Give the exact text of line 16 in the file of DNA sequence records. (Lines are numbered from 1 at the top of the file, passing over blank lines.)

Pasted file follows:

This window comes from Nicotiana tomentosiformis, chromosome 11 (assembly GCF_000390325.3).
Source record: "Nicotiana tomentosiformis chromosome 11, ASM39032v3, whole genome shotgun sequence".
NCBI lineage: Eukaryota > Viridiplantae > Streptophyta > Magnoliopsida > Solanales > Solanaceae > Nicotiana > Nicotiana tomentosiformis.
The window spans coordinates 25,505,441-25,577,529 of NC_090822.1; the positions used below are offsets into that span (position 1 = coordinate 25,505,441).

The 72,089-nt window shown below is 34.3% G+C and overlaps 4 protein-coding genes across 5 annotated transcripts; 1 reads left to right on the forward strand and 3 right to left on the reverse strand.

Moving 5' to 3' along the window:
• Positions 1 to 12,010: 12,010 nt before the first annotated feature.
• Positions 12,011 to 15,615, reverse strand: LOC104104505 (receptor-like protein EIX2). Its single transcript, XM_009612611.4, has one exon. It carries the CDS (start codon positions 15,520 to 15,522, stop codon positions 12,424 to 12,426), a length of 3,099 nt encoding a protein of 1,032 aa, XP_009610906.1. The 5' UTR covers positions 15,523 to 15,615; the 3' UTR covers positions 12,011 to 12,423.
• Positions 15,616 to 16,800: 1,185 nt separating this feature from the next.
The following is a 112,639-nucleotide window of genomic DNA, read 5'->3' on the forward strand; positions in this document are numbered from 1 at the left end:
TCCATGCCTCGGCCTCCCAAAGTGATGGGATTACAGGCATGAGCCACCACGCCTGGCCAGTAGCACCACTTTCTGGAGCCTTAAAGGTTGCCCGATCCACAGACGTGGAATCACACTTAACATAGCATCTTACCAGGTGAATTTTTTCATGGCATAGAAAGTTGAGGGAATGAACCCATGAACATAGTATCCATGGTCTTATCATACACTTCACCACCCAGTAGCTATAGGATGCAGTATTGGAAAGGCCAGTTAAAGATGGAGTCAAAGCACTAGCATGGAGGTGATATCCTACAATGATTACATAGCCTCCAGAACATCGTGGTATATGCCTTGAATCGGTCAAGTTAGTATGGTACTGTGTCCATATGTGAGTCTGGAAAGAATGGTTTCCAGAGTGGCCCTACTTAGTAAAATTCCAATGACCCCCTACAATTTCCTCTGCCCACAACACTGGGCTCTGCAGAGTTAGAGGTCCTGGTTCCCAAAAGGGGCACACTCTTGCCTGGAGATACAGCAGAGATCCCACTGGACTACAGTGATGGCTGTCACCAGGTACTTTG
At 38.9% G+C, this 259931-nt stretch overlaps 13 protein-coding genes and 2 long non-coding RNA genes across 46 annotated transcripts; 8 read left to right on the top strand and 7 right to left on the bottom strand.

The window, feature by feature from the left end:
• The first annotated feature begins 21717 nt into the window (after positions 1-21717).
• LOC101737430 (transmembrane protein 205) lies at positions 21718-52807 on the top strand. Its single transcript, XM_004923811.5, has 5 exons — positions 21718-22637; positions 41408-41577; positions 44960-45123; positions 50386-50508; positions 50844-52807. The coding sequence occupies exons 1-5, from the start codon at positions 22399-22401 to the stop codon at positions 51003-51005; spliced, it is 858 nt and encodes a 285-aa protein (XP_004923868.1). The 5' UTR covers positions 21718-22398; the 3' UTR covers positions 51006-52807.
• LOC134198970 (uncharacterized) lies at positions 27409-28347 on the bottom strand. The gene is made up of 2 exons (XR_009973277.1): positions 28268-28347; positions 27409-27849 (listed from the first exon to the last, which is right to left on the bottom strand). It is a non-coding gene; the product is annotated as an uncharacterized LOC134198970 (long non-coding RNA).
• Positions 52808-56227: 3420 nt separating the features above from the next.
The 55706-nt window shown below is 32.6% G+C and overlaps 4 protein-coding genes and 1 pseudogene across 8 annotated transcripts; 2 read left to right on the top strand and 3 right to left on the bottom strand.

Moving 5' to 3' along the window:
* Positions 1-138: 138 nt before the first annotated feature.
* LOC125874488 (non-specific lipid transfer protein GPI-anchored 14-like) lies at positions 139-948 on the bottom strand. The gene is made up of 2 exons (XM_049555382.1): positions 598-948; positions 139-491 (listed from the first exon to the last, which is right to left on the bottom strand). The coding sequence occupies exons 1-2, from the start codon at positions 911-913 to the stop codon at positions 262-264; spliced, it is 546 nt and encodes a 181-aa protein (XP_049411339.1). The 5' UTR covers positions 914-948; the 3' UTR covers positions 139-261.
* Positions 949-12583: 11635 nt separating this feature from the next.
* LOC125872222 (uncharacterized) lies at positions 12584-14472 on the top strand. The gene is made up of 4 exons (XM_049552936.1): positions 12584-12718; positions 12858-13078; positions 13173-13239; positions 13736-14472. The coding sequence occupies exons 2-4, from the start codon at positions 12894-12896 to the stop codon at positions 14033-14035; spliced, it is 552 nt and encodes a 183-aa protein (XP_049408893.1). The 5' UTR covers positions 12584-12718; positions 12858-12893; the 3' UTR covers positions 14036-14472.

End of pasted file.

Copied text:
• LOC134198970 (uncharacterized) lies at positions 27409-28347 on the bottom strand. The gene is made up of 2 exons (XR_009973277.1): positions 28268-28347; positions 27409-27849 (listed from the first exon to the last, which is right to left on the bottom strand). It is a non-coding gene; the product is annotated as an uncharacterized LOC134198970 (long non-coding RNA).